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Off California's coast, where there's jellyfish, there's leatherback turtles

September 29, 2008 | 11:14 am

Leatherback turtles

Endangered leatherback sea turtles have been spotted again off the Central California coast after a two-year hiatus, drawn by jellyfish swarming the area, the San Francisco Chronicle reports:

The leatherbacks were spotted during a monthlong survey cruise aboard a government research vessel and repeated aircraft observations. Researchers said they were seen diving for meals close to shore and snacking now and then in deeper waters much farther out.

"We're getting a better understanding of the leatherbacks and their coastal habitat here after several years when the population was much lower than usual — and after we observed none at all in 2006," said Scott Benson, chief scientist for the National Oceanic and Atmospheric Administration's leatherback survey mission based in Monterey County at Moss Landing.

Spotters aboard the NOAA Twin Otter aircraft found six leatherbacks "surrounded by miles of jellyfish" — along with humpback whales and large ocean sunfish — off the San Mateo County coast and in the midst of regular cargo shipping lanes leading to and from the Golden Gate.

In one case, a leatherback was observed swimming among the jellyfish only 5 miles west of Benson's home in Moss Landing, he said. Another leatherback that was equipped with a more permanent satellite tag a year ago had returned to the same area this year, apparently after spending the winter a few hundred miles south of Hawaii along what Benson called "Jelly Lane."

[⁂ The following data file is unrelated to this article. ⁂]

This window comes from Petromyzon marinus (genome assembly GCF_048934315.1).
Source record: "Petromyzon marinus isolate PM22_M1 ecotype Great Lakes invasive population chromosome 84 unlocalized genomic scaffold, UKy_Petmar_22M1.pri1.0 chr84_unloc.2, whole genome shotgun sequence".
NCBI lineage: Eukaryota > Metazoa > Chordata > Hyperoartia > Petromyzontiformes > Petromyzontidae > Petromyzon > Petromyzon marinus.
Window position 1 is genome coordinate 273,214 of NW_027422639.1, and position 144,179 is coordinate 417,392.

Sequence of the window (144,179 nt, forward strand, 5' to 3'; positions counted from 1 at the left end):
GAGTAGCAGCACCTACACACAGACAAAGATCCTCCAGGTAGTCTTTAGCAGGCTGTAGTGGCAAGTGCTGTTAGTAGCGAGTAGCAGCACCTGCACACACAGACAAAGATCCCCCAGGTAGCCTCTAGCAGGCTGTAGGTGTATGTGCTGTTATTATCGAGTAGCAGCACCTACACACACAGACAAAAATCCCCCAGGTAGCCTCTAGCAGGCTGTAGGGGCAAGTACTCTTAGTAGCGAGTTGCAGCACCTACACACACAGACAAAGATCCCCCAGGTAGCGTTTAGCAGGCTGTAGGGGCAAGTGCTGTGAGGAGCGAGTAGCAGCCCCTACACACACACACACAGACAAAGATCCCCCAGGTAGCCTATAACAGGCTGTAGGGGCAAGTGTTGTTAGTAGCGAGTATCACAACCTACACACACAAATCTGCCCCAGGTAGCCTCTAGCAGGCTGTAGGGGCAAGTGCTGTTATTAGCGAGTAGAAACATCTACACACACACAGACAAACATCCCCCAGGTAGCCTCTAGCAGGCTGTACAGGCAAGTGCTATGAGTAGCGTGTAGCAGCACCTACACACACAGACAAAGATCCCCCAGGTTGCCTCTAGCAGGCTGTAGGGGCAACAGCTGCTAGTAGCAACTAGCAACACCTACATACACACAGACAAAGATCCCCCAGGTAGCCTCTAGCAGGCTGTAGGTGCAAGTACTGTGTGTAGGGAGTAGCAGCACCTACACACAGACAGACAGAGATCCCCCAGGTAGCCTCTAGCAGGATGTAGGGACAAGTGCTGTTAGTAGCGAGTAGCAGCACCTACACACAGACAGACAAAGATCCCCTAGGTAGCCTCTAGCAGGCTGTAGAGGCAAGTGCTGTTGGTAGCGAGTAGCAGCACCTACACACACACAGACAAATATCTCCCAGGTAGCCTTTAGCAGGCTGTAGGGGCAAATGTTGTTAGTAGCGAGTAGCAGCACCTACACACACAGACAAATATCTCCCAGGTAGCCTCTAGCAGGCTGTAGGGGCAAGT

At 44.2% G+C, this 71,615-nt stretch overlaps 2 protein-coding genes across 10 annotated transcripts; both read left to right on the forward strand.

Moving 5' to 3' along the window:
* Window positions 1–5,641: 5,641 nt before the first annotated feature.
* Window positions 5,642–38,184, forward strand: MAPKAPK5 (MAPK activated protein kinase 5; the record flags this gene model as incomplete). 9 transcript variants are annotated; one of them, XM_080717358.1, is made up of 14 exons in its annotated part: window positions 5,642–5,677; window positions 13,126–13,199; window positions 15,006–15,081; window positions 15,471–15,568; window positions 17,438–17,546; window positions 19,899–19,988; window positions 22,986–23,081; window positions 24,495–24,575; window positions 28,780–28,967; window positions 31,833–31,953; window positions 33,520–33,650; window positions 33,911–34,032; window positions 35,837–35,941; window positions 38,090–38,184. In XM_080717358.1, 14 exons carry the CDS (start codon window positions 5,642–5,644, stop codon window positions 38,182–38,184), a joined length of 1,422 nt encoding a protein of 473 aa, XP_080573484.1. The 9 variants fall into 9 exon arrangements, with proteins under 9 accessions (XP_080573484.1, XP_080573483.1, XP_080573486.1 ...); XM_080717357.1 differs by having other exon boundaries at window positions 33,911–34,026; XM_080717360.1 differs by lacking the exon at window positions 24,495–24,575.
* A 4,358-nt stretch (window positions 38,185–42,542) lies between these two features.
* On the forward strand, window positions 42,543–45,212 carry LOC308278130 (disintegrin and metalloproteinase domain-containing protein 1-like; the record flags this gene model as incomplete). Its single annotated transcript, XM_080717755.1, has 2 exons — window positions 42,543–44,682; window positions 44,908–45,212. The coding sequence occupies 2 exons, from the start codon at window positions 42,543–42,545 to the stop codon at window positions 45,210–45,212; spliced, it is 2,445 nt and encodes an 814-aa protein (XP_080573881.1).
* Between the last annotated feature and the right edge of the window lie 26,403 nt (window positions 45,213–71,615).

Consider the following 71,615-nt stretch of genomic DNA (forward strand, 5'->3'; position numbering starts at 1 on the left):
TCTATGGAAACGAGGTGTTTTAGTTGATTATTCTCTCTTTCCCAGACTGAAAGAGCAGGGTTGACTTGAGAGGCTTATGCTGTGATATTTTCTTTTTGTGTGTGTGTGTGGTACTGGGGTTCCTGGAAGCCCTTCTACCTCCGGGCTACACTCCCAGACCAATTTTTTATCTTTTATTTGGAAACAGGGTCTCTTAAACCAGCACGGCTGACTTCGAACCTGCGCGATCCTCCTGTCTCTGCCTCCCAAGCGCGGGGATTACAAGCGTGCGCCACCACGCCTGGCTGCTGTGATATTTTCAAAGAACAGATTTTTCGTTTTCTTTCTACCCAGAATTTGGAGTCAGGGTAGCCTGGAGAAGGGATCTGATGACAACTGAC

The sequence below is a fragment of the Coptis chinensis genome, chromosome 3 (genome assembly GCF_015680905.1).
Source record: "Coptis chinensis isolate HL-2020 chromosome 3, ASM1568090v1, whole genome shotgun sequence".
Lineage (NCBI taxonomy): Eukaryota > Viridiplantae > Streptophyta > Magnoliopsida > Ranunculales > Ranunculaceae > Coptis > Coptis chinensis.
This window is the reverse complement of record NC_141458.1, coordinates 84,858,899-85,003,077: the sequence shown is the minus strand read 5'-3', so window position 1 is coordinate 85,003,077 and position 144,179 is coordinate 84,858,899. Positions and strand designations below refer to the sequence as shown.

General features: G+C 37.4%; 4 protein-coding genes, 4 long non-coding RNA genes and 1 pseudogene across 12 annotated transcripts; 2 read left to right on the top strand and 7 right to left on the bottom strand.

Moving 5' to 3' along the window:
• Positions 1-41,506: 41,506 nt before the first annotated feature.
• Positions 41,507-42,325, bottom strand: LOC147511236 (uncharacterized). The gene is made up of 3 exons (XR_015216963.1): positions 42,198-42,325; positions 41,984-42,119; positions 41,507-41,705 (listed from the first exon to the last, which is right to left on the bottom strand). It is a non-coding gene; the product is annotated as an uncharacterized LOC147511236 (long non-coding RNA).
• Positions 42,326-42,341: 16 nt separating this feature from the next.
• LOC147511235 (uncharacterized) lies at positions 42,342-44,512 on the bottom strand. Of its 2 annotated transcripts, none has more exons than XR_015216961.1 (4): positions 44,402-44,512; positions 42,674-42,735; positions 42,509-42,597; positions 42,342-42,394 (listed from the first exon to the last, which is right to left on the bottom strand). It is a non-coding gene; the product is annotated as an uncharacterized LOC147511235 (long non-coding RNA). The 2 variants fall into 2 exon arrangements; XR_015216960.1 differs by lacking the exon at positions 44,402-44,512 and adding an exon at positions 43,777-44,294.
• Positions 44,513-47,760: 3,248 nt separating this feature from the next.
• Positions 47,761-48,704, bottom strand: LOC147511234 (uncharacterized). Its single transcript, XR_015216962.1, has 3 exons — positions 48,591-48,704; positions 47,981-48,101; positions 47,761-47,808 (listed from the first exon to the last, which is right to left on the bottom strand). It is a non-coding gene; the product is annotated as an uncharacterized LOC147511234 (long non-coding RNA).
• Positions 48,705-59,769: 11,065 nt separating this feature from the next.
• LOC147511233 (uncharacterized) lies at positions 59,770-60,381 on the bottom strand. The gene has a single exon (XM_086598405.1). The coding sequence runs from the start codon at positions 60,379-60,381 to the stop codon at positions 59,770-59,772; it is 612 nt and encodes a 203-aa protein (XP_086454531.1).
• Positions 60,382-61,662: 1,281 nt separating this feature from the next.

Leatherbacks don't eat the jellyfish's transparent globular bells — it's the viciously stinging tentacles they love, and Benson and his colleagues found themselves "covered with stinging jellyfish slime" whenever they hauled any of the turtles aboard, Benson said.

In the last 25 years, more than 90% of the leatherback population has vanished.

According to Michael Milne of the Sea Turtle Restoration Project, an environmental group based in Marin County, the abrupt decrease stems from a variety of reasons: egg-hunters raiding their nests, commercial long-line fisheries whose hooks can ensnare the turtles as "bycatch," and, most recently, the erosion of many nesting beaches because of small rises in the sea level caused by global warming.

The Moss Landing sightings aren't the only ones we've reported off the California coast: Last month, more jellyfish also meant more leatherbacks in Morro Bay. And even Texas has seen an uptick in rare leatherback sea turtle sightings.

— Francisco Vara-Orta

Photo credit: Scott A. Eckert / Widecast

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